HIRING U.S. VETERANS: TRUTHS + MISCONCEPTIONS
As Veterans Day approaches this weekend, and amid concerns that the U.S. civilian-military divide is growing wider than ever, new research from Edelman Intelligence illustrates that fundamental misperceptions of U.S. veterans may be contributing to this gap.
Edelman’s Veterans Well-Being Survey, led by Edelman Intelligence (EI) and now in its second year, surveys U.S. veterans, non-veterans, employers and educators on their perceptions of veteran wellness, workforce readiness and employment. Our 2017 study, unveiled at the Veteran Jobs Mission Coalition Meeting in Chicago, found that employers hold beliefs about veterans’ skills, education levels and health that could potentially be inhibiting veterans’ post-military careers and success.
On the topic of job readiness, our survey found that employers are skeptical about veterans’ soft skills, particularly their ability to communicate. When asked which skills are most important for any job candidate to possess, “be an effective communicator” was employers’ top response. However, just 19 percent of employers feel veterans possess strong communication skills, a contrast to the 64 percent of veterans who believe they are effective communicators.
In addition, the survey found that employers have misperceptions about veterans’ skills and education overall. Only 38 percent of employers believe the skills veterans acquire in the military are easily transferable to the private sector, while 62 percent feel veterans need more education and training before being qualified for non-military roles. In addition, half of employers believe most veterans do not pursue any higher education (a technical or four-year degree) while they are in the service or after they separate. This belief is contradicted by the research by the Student Veterans of America (SVA), an Edelman partner, which found that veterans have obtained 453,000 certificates and degrees using the post-9/11 GI bill since 2009 and are expected to obtain 1.4 million degrees in the next 10 years.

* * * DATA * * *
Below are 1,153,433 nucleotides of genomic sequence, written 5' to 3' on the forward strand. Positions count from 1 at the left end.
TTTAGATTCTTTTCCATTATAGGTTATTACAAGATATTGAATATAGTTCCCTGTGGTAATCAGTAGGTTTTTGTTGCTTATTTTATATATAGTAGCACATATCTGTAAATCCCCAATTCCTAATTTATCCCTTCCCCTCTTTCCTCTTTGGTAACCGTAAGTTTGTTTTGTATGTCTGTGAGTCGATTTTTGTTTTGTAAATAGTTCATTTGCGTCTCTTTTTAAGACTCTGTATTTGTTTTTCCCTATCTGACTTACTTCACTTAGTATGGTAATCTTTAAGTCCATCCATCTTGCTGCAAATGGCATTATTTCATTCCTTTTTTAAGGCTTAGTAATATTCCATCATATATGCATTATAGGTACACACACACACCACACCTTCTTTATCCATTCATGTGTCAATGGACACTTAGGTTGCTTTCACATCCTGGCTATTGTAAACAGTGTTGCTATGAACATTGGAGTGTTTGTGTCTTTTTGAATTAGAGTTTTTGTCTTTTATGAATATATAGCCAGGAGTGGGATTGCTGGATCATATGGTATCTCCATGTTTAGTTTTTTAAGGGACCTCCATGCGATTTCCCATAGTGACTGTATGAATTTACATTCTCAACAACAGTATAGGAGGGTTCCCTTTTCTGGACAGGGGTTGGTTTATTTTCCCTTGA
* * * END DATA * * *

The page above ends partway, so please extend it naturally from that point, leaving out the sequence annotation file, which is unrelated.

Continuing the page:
The positive news is that employers and veterans alike are interested in internship and apprenticeship programs that could develop veterans’ job skills and bridge the perception gap. More than 70 percent of employers in our study believe an internship or apprenticeship program would benefit their companies, and almost 90 percent of current service members would be interested in participating in this type of program after leaving the military. For the 76 percent of all employers who say they want to hire more veterans, this could be a viable way to help veterans transition into positions within their organizations.
Finally, our research revealed yet another area where a disconnect exists between how veterans see themselves and how non-veterans see them: perceptions of veterans’ health and wellness. Our study revealed that fewer than 20 percent of employers and non-veterans believe veterans have access to good or excellent mental health care. However, 76 percent of veterans believe they have access to good mental health support, and 74 percent say they know where to go for help. Further, veterans and non-veterans claim to experience mental health challenges at almost the same rate, but veterans are more likely to seek help.
As we approach this Veterans Day, this study reminds us that it is as important to get to know veterans as it is to recognize them for their service. Understanding the people behind the uniforms is essential to overcoming these misperceptions. Continuing to shed light on these disconnects can help us work toward bridging the civilian-military divide.
Elisa Vitalo is a Vice President in our Washington, D.C. office.
Stephanie Lesser is a Director of our Washington, D.C. office.